Sansevierias are easy-care house plants with a lot of potentials. Here you’ll find Snake Plant Tips including a few things to know.
A Sansevieria (Snake Plant) is one of the toughest plants found anywhere. Whether indoors, outdoors, or on your balcony, these spiky plants can take almost anything. Growing Snake Plants are easy, but you need to know a few tips for indoor care. Keep reading to discover how low maintenance Snake Plants really are.
Sansevierias are popular & easy-care houseplants. Here you’ll find Snake Plant Care tips including things good to know to keep yours growing.
Sansevierias (Snake Plants) are some of the toughest plants you can find. Whether indoors, in your garden or on your balcony, these spiky beauties can put up with almost anything. They’re easy to grow, but there are a few things you should know. Keep reading for Snake Plant care as a houseplant – you’ll see how low maintenance they really are.
SNAKE PLANT CARE TIPS
This plant isn’t for everyone due to its strong, strong appearance and hard, pointed leaves. It’s not soft and nice to touch, but does have character and presents quite the striking silhouette.
Modern, edgy and easy to maintain, their designs appeal to me. The strong desert sun frys them, but the succulents handle this dry air like champs. I also have a couple in pots outside in the bright shade. I even have cacti growing in pots on my covered patio in Tucson.
There are many different varieties of Snake Plant on the market that are often new to the market each year, so if you’re looking for one, there are several species and varieties to choose from.
They can be tall, short, concave or flat leaves with variegated color including white, chartreuse, chartreuse or yellow foliage. Sansevieria trifasciata and Lunarii are among my favorites, as well as cylindrica (it is the one they braid), Moonshine, Futura superba and Hahnii to name a few.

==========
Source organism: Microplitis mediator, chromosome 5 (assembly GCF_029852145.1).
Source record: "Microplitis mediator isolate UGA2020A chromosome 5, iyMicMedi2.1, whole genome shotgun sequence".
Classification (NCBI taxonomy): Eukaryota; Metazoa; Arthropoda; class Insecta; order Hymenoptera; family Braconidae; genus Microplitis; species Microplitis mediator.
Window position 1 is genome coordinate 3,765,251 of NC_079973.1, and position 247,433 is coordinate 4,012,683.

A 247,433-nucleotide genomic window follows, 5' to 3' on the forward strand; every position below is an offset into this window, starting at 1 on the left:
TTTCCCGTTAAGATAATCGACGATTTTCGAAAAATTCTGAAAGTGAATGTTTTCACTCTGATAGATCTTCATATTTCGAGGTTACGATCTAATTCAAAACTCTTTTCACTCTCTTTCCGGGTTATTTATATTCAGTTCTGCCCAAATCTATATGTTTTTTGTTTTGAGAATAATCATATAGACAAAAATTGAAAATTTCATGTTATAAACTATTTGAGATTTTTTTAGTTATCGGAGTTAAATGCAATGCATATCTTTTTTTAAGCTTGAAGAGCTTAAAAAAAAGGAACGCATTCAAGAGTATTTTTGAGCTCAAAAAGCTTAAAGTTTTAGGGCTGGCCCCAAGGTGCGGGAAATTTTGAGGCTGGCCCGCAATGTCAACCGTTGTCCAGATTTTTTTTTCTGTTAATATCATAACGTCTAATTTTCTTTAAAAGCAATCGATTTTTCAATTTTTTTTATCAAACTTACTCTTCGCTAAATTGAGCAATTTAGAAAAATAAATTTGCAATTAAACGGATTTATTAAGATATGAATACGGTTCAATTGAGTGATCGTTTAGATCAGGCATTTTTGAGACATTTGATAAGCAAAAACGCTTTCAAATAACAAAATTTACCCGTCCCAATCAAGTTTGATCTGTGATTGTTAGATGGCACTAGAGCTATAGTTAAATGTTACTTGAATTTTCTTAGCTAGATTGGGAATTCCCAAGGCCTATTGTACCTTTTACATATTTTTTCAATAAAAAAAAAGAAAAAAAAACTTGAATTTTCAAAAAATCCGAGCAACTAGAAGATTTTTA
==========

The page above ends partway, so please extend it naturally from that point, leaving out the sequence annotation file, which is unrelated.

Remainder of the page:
Snake Plants can grow from 8′′ to 7′ high as houseplants. You can buy them in 4, 6, 8, 10, 12, and 14′′ pots.
They can be grown as floor and tabletop plants, and even in kokedama and dish gardens.
Generally, Sansevierias are slow to moderately growing plants. They spread by underground stems called rhizomes, which emerge as new growth.
The plants will grow quicker and slower in stronger light and slower in a lower light.
Snake Plant care is all about taking it easy with the watering. Just make sure not to overdo it or your plant will rot out. Always ensure the soil is nearly completely dry before thoroughly watering again.
You should water Snake Plants every 2-8 weeks depending on your environmental conditions, types of soils, and pot size.
Do not allow any water to collect in the center of the leaves (where they form a cup) as this will lead to a mushy plant and eventually rot.
This is the perfect plant for travelers or those who tend to disregard plants.
The Sansevieria prefers medium light, probably about 10 feet away from a south or west window. They will tolerate low light, too.
Sansevieria trifasciata and Sansevieria hanhnii jade grow better in low light and are the ones you should purchase. Colors that are brighter will appear lighter in low light.
Keep Snake Plants out of the sun as much as possible, especially when they are directly facing west or south.